The Basics of Paternity Law in Wisconsin
In Wisconsin, paternity law refers to the different statutes that relate to establishing a man’s legal relationship with his child. While the parent-child connection may seem self-evident, showing that you are a child’s legally recognized father can be complicated if you are unfamiliar with the available mechanisms and processes.
Wisconsin Presumed Paternity
In Wisconsin, a man who is married to the mother of a child at the time of birth is legally presumed to be the father. A man will also be the presumed father under the law if he and the child’s “mother got married after the child was born, but they had a relationship with each other when the child was conceived, and no other man has been legally determined to be the father, and the child was not born while she was married to someone else.”
Parents can sign a Voluntary Paternity Acknowledgement when the baby is born attesting to the father's parentage. This happens when parents are not married to one another but wish to establish paternity legally. Once both parents sign the form and it is sent to the state registrar, the father's name will be added to the child's birth certificate, and he can be recognized as the legal father. Under the law, this document can be rescinded within 60 days by either party.
If parents get married after their child is born, they can sign a notarized Acknowledgment of Marital Child form that will be mailed to the proper authority to add the father to the birth certificate. These forms can be obtained at local vital statistics and child support offices.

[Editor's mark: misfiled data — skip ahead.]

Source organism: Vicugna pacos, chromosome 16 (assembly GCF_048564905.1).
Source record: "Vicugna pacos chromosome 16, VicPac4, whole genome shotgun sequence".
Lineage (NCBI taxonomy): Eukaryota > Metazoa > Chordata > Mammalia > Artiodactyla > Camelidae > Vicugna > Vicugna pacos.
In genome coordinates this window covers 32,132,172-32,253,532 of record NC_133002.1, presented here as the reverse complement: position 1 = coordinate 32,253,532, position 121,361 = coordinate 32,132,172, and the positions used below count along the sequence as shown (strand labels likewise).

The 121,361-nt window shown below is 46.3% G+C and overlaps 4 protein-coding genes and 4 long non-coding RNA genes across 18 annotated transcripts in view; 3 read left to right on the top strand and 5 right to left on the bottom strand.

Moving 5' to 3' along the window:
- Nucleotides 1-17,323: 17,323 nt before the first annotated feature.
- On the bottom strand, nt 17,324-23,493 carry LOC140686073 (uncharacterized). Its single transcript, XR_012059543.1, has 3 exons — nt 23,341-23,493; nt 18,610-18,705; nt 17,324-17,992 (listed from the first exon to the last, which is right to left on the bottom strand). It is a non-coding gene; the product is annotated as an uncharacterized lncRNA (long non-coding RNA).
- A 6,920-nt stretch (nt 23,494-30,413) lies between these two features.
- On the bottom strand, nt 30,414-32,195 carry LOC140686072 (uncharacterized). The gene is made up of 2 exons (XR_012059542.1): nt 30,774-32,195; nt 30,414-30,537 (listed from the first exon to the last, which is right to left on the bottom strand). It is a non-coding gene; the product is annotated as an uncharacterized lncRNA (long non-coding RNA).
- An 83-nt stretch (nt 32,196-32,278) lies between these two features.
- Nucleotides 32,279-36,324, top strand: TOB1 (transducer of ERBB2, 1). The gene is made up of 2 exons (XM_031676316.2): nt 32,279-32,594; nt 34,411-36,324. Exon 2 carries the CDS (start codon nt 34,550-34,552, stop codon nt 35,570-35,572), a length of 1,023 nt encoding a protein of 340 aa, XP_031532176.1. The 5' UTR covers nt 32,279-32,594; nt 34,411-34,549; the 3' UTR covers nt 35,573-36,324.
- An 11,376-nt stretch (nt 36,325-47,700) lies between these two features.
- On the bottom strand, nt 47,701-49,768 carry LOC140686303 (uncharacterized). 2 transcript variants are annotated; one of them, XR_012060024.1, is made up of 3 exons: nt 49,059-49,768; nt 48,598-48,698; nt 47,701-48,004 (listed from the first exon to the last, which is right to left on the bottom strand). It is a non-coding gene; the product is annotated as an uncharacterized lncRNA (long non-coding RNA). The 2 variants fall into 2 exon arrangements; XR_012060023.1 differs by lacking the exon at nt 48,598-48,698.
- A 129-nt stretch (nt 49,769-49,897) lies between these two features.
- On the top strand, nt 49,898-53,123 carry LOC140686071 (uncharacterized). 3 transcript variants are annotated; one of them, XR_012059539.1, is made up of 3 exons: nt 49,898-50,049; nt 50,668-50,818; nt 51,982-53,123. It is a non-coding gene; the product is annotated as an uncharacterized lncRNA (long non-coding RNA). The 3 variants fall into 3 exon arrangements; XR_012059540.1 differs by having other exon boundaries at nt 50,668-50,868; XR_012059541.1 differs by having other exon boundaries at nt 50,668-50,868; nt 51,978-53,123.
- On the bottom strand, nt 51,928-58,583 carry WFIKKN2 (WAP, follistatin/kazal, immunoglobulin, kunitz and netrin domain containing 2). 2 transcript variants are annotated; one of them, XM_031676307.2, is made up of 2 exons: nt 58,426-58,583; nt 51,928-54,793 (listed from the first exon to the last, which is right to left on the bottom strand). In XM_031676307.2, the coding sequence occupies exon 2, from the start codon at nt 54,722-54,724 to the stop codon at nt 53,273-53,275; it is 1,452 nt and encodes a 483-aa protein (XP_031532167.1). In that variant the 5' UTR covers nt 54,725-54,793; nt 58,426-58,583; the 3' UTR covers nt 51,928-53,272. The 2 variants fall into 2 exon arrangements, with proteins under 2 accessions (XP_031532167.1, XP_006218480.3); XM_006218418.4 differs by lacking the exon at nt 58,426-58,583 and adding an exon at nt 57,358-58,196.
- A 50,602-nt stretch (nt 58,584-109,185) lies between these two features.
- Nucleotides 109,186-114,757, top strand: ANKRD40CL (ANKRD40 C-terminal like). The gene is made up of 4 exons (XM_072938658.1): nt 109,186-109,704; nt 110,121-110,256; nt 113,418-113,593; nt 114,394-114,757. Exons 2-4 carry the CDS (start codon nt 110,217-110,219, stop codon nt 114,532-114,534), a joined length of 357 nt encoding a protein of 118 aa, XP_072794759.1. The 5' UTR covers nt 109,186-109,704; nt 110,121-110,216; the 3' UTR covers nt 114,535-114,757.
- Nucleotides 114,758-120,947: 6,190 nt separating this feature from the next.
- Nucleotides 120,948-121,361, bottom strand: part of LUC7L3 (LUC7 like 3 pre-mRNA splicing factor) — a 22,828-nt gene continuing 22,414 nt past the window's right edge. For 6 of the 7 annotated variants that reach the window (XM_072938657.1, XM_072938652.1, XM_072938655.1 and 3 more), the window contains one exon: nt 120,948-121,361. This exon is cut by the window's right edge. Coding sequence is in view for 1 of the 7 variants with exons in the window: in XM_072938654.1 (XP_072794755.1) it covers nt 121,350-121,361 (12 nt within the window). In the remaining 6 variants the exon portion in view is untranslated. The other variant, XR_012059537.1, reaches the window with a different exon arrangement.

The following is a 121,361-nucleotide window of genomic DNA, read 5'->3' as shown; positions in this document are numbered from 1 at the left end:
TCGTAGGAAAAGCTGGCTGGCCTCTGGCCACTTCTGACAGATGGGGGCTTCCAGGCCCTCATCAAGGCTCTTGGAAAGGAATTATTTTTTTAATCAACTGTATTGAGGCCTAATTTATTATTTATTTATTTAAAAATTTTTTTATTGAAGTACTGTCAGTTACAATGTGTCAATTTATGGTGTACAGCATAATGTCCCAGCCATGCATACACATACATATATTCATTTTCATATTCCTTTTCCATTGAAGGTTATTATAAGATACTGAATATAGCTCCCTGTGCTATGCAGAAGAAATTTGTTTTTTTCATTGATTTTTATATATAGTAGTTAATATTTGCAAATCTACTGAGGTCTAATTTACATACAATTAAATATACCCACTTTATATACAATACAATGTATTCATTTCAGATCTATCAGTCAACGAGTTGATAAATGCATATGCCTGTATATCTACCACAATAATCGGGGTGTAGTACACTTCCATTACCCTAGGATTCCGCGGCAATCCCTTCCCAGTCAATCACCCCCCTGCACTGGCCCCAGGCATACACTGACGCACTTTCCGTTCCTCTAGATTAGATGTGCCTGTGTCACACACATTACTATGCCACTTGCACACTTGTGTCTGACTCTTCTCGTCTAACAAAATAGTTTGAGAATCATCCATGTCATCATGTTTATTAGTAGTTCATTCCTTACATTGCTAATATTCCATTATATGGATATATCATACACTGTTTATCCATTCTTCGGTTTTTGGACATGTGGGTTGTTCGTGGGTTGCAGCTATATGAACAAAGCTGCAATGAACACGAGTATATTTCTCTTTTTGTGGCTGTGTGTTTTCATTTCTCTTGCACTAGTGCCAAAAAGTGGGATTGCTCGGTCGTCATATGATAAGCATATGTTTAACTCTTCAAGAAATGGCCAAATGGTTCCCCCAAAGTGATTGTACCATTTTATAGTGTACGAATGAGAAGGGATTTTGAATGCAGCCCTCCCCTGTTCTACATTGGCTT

In Wisconsin, any of the following people can bring action or file a motion to establish paternity of a child: the child, the child’s biological mother, a male claiming to be the child’s father, certain presumed fathers, someone with legal or physical custody of the child, a guardian ad litem appointed to the child under specific statutory provisions, the State of Wisconsin, grandparents, and other specific individuals.
A paternity case will be filed in the county in which the child or the alleged father resides or is found or, if the father is deceased, in which proceedings for probate of his estate have been or could be commenced. Once the case begins, a court hearing can be scheduled where the parties can put on their evidence of paternity. An alleged father, or another party can request DNA testing to determine his paternity. If the tests are conclusive, he will be adjudicated to be the child’s father.
Why Establish Paternity?
When you establish paternity, you create a legal relationship with your child, including the right to petition for custody, visitation, and support. If you and the mother are in a relationship and later separate, you will be able to begin exercising your legal rights. If you are no longer together, you can set up support, decision-making, and placement time.
There can be the situation where a man believes he is a child’s father and learns that someone else is the parent. Under these circumstances, if the father signed a Voluntary Acknowledgment of Paternity, the law allows him to file a petition seeking to void the document because it was made due to fraud or mistake of fact. The petitioner can also make the same request if he signed under duress. When a married father or father who signed an Acknowledgment of a Marital Child is in the same position, he may want to pursue legal remedies. In any of these situations, it is vital to consult with an experienced Wisconsin family law attorney to assess your case and options.
Attorney Karyn Youso has experience helping clients with paternity issues and can assist you in examining the facts and circumstances of your situation and determining your next steps. Contact First Look Family Law today.